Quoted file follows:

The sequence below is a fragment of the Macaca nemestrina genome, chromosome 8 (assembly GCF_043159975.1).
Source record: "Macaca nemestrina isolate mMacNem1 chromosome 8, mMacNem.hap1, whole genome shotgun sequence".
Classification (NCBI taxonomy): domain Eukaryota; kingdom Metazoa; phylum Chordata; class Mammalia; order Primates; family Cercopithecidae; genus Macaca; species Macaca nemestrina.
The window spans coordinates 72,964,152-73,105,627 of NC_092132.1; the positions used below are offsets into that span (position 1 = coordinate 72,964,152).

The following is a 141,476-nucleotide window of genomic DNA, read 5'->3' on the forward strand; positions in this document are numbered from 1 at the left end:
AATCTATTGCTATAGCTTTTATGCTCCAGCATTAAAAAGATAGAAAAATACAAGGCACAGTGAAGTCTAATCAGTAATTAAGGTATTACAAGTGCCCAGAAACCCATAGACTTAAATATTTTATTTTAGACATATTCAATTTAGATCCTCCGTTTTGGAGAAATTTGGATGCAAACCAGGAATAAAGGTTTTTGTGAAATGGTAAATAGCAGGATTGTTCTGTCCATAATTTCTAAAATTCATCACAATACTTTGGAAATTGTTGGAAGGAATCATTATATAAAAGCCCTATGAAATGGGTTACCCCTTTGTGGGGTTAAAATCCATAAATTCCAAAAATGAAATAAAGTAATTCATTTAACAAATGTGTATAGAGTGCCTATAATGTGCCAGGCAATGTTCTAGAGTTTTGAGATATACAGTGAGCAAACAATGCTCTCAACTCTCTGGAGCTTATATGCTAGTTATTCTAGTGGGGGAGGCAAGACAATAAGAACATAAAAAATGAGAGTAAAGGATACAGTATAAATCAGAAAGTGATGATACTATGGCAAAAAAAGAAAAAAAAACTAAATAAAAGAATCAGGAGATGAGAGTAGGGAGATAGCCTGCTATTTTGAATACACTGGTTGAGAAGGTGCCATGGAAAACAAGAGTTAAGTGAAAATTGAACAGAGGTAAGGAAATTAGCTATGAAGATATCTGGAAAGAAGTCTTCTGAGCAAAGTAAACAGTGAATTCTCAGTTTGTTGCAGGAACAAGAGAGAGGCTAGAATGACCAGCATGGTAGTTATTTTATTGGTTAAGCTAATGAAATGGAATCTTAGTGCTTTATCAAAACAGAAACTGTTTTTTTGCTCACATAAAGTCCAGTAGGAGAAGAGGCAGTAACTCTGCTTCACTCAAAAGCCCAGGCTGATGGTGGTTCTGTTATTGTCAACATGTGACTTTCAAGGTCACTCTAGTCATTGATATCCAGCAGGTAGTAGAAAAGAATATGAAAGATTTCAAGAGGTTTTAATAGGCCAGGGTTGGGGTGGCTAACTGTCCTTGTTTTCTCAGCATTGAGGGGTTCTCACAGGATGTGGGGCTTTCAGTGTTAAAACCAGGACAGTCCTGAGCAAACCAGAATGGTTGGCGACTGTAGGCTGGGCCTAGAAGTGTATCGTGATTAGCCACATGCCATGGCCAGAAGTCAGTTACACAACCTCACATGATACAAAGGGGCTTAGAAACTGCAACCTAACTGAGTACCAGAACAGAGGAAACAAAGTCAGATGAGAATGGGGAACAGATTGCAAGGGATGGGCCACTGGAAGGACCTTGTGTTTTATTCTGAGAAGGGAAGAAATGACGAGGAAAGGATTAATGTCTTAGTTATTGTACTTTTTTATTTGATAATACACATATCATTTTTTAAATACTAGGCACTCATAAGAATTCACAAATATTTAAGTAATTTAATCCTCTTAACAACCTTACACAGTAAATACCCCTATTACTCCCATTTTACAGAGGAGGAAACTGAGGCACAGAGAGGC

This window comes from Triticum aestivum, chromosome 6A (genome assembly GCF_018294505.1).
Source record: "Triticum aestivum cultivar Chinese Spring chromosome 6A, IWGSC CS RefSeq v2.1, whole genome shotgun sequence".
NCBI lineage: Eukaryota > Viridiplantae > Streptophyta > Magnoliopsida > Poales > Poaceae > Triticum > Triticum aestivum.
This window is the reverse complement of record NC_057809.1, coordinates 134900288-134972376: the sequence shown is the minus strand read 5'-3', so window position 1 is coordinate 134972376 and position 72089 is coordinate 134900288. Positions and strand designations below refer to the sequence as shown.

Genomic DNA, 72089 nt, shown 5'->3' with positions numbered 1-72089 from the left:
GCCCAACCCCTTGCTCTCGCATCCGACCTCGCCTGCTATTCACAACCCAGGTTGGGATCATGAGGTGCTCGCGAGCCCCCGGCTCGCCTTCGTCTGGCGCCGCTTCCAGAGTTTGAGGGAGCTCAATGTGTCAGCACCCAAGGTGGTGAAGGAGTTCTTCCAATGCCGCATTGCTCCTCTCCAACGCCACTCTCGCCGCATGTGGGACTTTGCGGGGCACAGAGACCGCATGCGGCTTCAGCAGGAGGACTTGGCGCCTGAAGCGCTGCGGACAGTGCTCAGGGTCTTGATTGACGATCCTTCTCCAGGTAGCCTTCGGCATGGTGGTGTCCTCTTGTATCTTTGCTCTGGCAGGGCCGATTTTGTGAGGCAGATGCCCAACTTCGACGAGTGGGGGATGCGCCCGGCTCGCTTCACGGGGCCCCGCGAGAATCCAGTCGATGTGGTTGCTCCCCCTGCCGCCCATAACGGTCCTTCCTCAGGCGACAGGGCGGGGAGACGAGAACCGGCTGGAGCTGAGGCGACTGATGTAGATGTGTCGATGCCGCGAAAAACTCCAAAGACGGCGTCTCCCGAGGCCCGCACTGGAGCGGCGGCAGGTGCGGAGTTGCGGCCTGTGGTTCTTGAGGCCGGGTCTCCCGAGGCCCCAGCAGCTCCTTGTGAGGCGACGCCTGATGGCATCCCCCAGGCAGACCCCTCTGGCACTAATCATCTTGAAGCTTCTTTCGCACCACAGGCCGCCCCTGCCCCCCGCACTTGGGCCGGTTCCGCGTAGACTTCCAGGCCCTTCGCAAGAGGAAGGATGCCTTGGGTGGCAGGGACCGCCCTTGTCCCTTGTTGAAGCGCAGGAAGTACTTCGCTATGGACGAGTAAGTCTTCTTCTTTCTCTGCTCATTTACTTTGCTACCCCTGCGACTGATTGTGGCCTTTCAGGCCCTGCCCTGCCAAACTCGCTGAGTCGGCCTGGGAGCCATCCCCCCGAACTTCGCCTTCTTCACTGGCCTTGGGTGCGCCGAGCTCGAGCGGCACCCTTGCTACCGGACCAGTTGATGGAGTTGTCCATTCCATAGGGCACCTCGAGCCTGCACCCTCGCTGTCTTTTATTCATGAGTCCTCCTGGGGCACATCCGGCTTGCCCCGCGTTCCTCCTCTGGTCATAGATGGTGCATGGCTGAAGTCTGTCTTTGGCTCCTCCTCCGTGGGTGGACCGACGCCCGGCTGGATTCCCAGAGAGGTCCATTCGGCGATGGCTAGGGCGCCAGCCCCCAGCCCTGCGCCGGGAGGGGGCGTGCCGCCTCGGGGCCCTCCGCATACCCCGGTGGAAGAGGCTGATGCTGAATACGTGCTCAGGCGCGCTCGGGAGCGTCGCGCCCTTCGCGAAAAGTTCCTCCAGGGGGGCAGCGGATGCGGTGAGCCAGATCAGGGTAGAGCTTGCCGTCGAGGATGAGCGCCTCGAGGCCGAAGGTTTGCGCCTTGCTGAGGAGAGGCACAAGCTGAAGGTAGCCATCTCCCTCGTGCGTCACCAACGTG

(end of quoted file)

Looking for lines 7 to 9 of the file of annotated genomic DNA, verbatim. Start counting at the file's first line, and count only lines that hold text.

This window comes from Triticum aestivum, chromosome 6A (genome assembly GCF_018294505.1).
Source record: "Triticum aestivum cultivar Chinese Spring chromosome 6A, IWGSC CS RefSeq v2.1, whole genome shotgun sequence".
NCBI lineage: Eukaryota > Viridiplantae > Streptophyta > Magnoliopsida > Poales > Poaceae > Triticum > Triticum aestivum.